Learn to spot a liar

Pamela Meyer, the author of Liespotting, learned to catch liars the hard way; she had a one in her own company. Her trusted assistant almost robbed her blind. Luckily, she was caught when Pamela came in to check her books without warning.

 
Pamela decided to study fraud and became an expert at catching liars. She has put her expertise into a book, Liespotting. I found it a quick and fascinating read. It is full of practical tips and useful advice for your personal and professional life. If you are a single woman who Internet-dates, this book is a must. If you own a business or work in one where negotiating is part of your job, this is a must-read.
 
Pam is a Certified Fraud Examiner with extensive training in advanced interviewing and interrogation techniques, facial micro-expression reading, body language interpretation, statement analysis, and behavior elicitation techniques. Read our detailed interview and learn how to spot a liar!
 
 
 
DD: What is the single most dangerous facial expression to watch out for, and why?
PM: While Liespotting is an invaluable tool for taking control of a potentially deceptive interaction and turning it into an authentic one, occasionally a relationship is not salvageable. In particular, a look of contempt, whether from a superior at work or even a romantic partner, indicates a person has dismissed you, and it’s time to move on.

Pamela Meyer --The LiespotterBe wary of eye-rolling or a raised chin, as well as asymmetrical facial expressions. Basic human emotions such as anger, surprise, happiness appear on the face symmetrically; contempt is unique in its one-sidedness. Be wary of the snarled lip.

 
DD: How do you blow a liar’s cover?
PM:
The first rule of Liespotting: get them talking. If someone is out to deceive you, asking open-ended questions will make him sweat; so no simple "yes-or-nos."
 
As you want to keep the conversation flowing, establish a rapport – maintain eye contact, mirror body language, sit in a non-threatening, open-armed position, avoid arguing – and see what observable behaviors emerge. There are numerous, objective facial, body, and verbal "tells" to keep an eye out for – in particular when you ask the tough questions – so give your target every chance to slip up.
 
DD: How can you spot and shut down the lies commonly told in high-stakes business negotiations and interviews?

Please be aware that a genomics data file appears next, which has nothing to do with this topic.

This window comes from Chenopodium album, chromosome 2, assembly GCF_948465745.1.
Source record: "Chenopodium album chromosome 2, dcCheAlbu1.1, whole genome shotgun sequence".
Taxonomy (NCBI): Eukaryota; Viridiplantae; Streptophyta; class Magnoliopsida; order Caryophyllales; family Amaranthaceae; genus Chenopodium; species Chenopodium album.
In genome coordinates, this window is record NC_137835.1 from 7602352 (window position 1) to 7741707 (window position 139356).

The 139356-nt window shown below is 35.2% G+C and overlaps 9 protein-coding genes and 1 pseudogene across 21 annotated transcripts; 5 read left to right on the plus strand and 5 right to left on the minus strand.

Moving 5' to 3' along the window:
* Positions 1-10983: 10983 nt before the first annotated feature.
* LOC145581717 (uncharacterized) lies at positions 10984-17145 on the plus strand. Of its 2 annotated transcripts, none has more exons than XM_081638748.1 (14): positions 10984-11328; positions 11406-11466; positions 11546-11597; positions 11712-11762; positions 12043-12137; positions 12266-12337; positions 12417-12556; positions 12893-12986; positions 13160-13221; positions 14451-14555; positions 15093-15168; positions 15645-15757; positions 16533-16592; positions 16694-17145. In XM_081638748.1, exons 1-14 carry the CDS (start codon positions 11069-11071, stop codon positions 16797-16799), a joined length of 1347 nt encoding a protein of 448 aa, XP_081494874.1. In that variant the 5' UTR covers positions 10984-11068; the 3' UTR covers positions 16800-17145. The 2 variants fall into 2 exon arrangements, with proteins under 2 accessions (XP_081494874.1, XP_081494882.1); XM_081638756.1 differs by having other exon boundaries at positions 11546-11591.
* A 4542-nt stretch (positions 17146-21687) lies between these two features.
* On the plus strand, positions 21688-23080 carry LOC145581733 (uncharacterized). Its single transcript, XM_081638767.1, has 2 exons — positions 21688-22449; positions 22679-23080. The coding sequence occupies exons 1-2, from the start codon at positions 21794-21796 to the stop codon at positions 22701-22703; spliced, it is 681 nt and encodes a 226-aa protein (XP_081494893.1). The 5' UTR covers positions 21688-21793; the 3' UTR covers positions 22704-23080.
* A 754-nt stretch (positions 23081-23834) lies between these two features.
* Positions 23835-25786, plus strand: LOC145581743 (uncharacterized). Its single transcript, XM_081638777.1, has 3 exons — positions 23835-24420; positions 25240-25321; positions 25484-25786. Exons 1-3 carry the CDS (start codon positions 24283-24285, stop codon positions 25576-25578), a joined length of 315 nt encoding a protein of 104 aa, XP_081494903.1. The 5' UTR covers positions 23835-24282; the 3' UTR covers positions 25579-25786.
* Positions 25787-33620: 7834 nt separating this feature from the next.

PM: When it comes to business negotiations, the higher the stakes, the more likely people are to lie. Your best bet to combat this cycle of mistrust lies in preparation and prevention. And keep in mind, in addition to motivating people to lie, high stakes breed high emotions, making it difficult for a lying negotiator to conceal his anxiety.

The most common lie you will face is one of omission: In one study, 100 percent of negotiators actively lied about, or failed to reveal, a problem if no one asked them about it. So be prepared to bring up the touchy subjects. How will you know what to bring up? Try to imagine what you would feel most compelled to lie about were you in this negotiator’s shoes. Be sure to cover that topic. Also make it clear to the negotiator you are acting in good faith and that your relationship with him will be at stake.

 
Finally, a simple, though potent, concluding question: "Is there anything important you haven’t told me?"
 
DD:  What are the postures, gestures, and facial expressions that should put you on alert?
PM: The neurological systems that regulate our facial expressions are based on our often volatile emotions; no one is able to hide their facial “tells” completely.  

In addition, while liars rehearse their words, they rarely practice their gestures – which are a regular source of “emotional leakage.” When someone displays an awkward or incomplete gesture we all recognize, known as an emblem, they are probably feeling the opposite of what the symbol usually means: a half-shoulder shrug, instead of both, may mean to imply ignorance, but your target may know more; and a shaky thumbs up, accompanied by a furrowed brow of distress, is probably an attempt to cover-up anxiety. 

And despite what many people think, lack of eye contact does not indicate deception. If anything, a liar will attempt to hold your gaze to appear sincere. Instead, look for blink rate. People telling a lie often blink more than they do when they’re being truthful.

 
DD: Are there key phrases or words that liars use?
PM: While body language is rife with Liespotting opportunities, some red flags within the words are worth listening for. People who lie tend to heavily qualify their statements; they are either being intentionally vague or instinctively protecting themselves. Watch out for openers such as “as far as I know,” or “to the best of my knowledge.”

In addition, to appear convincing, liars will often precede their deception with an emphatic, qualifying, or bolstering, statement, such as “I swear to God” or even “to be honest.” By the way, liars very often invoke religion, such as, “with God as my witness, I did not steal anything.”

 
For more tips on uncovering duplicity www.Liespotting.com
 
 
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